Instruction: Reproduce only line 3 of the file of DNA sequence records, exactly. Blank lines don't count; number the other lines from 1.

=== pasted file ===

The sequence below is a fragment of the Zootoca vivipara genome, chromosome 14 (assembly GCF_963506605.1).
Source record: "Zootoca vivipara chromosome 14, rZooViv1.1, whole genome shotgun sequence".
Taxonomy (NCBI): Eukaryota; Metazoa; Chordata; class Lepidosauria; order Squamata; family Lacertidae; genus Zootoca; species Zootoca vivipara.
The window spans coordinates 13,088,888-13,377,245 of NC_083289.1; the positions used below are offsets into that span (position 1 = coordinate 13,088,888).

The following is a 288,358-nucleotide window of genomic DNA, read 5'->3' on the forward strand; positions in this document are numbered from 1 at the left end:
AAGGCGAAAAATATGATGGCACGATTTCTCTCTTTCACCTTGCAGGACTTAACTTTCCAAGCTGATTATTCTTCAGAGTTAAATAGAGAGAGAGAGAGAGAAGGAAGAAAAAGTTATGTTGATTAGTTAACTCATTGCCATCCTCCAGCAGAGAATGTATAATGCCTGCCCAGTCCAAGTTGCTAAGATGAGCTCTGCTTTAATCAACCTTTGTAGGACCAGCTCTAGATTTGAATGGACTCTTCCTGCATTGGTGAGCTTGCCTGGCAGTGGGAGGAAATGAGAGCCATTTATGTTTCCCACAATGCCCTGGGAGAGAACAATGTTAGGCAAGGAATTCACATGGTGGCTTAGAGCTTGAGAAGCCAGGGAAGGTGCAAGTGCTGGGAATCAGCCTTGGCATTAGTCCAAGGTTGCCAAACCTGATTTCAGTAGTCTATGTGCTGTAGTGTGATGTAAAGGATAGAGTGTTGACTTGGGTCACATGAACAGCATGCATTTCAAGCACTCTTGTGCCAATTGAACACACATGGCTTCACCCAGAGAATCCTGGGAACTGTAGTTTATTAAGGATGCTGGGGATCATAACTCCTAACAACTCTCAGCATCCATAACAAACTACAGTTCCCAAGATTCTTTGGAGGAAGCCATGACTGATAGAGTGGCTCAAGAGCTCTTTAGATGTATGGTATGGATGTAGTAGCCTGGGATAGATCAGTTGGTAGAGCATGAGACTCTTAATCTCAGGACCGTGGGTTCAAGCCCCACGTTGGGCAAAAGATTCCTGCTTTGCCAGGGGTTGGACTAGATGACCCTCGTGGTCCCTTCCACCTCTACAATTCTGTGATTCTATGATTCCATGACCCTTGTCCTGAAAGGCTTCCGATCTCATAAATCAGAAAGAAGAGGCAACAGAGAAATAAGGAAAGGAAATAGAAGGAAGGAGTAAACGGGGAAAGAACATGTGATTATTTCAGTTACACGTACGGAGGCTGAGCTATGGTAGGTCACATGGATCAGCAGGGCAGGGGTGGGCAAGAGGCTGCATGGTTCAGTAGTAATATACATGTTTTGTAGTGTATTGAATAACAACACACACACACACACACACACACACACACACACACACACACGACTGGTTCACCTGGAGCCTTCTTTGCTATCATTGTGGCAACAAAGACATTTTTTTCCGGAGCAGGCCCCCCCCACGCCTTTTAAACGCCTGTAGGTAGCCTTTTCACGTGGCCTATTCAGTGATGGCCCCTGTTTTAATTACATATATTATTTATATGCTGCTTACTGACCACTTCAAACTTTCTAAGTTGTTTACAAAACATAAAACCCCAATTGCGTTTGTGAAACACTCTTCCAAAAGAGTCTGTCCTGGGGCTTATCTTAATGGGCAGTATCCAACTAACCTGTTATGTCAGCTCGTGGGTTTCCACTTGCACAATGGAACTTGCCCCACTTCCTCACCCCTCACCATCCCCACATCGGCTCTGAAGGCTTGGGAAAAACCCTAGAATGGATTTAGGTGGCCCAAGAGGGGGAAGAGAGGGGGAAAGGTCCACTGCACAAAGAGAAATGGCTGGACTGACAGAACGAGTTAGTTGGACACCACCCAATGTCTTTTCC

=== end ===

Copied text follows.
Taxonomy (NCBI): Eukaryota; Metazoa; Chordata; class Lepidosauria; order Squamata; family Lacertidae; genus Zootoca; species Zootoca vivipara.